The first step to creating a disaster and recovery plan for your practice is securing your data. Make sure that all patient electronic health records, employee information, accounting and billing systems are safely secured because without them, you do not have a practice. Next, you need to secure your physical assets (computers, medical equipment, security systems, etc.). Divide responsibilities among your staff members so that each individual is prepared to execute their given tasks in case of emergencies. The third step involves setting up an employee portal for guidance and updates in case of an emergency evacuation. This, of course, also means communicating with patients through alert blasts and letting them know if your practice is going to be closed and where they can reach you in case of an emergency. The fourth step involves creating an emergency kit with contact information and basic supplies (first aid supplies, blood pressure cuffs, basic medications, phone chargers, stethoscopes, etc.) in case you need to run out and offer assistance from another location. Finally, it is important that you find out what kind of coverage you have and confirm that it is up to date.

Disasters need to be followed by quick decisions and responses. The consequences of natural disasters can greatly impact delivering health care services in times of need. Different disasters demand different needs, depending on where they have occurred, at what hour, and the extent of their severity. Responding to natural disasters involves ensuring that each individual receives proper care and lives are preserved. If anything, the recent natural disasters have demonstrated just how invaluable social media can be in times of a crisis. In fact, during hurricane Harvey, a great number of individuals reached out through social media and other platforms:

  • On Twitter, individuals posted their addresses and the addresses of family and loved ones in need of help;
  • On Instagram, users posted images of shelter, contact information, and other resources to help those in need;
  • On Facebook, volunteers joined together to offer help to those in need;
  • On Airbnb, individuals turned their homes into shelters free of cost
  • On “Harvey Relief” (similar to Google Maps), individuals in need were able to drop a pin on their location and request help;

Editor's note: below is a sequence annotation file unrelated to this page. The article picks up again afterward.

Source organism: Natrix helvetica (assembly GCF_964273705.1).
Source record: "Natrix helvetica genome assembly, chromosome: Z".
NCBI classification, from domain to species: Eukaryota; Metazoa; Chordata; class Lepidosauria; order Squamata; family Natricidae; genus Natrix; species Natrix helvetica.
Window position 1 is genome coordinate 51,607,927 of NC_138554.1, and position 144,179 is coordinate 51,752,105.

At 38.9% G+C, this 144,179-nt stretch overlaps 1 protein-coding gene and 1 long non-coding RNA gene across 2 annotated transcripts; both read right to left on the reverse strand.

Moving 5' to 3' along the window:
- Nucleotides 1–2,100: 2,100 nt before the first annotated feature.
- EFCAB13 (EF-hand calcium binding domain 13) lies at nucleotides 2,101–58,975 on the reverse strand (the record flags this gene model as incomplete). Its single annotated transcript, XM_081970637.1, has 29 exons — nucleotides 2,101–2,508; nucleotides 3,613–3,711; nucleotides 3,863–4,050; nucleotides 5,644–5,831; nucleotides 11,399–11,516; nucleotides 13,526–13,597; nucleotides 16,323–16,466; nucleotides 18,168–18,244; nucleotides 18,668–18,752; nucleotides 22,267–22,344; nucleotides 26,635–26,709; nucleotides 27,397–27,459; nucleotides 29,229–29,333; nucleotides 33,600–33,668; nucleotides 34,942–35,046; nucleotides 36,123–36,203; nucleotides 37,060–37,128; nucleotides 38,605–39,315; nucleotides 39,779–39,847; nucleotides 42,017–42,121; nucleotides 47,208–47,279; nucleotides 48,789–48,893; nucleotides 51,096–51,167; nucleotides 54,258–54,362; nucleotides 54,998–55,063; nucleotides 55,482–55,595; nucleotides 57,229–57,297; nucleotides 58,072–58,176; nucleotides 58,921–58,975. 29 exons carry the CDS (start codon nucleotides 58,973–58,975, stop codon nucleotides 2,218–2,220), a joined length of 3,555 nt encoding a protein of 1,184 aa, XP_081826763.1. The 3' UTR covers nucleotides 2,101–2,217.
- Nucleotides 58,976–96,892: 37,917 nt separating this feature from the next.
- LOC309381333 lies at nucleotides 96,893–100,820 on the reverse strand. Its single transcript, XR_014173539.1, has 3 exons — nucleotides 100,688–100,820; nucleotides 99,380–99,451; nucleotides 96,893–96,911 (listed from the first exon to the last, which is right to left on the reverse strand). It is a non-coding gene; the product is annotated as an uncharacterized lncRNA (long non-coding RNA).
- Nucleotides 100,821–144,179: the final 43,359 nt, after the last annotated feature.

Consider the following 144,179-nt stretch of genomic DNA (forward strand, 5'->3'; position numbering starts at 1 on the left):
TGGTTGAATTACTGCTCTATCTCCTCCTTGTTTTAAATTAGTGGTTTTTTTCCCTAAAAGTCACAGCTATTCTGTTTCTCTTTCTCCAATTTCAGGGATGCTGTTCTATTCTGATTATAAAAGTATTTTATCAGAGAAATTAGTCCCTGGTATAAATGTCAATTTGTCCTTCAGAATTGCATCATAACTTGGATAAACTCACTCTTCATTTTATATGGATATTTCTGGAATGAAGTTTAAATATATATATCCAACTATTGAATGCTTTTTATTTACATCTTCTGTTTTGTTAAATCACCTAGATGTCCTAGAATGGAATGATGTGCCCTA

Another example is when hurricane Harvey flooded Houston. VillageMD, a national provider of primary care services for physicians, reached out to patients before, during, and after the disaster. With the help of cloud-based medical records and patient communication systems, they were able to send out text messages and emails to more than 160,000 patients before the storm hit – reminding them to refill necessary prescriptions, pick up prescriptions, and more. The messages also let patients know that the VillageMD’s call center would be available for assistance and if it closed, it would stay in touch through a 24/7 on-call team of physicians. “Building in that redundancy reduced anxiety among our patients” said Clive Fields, MD, VillageMD’s medical director. Field’s went on to say “My dad was a family physician for 50 years. When I tell him about how we are checking on patients at home, he says, ‘Son, I always did that. House calls a what you did on the way home’. He always knew which of his patients were in the hospital, which were vulnerable at home. Now with the help of data and high-tech communications, we may be getting back to primary care as it used to be, back to high-touch care. It’s not about hurricanes or EHRs, after all. It’s about relationships.”

Within a matter of minutes, natural disasters can cause devastating consequences and overwhelm an entire population. While you cannot prevent disasters, you can at least plan and prepare for them. Preparedness and adaptability are the two main components for healthcare professionals and healthcare practices facing natural disasters. If you are prepared for what might happen, you can respond and recover more quickly once the emergency has passed. You will also be in a better position to offer help to other individuals who still need it.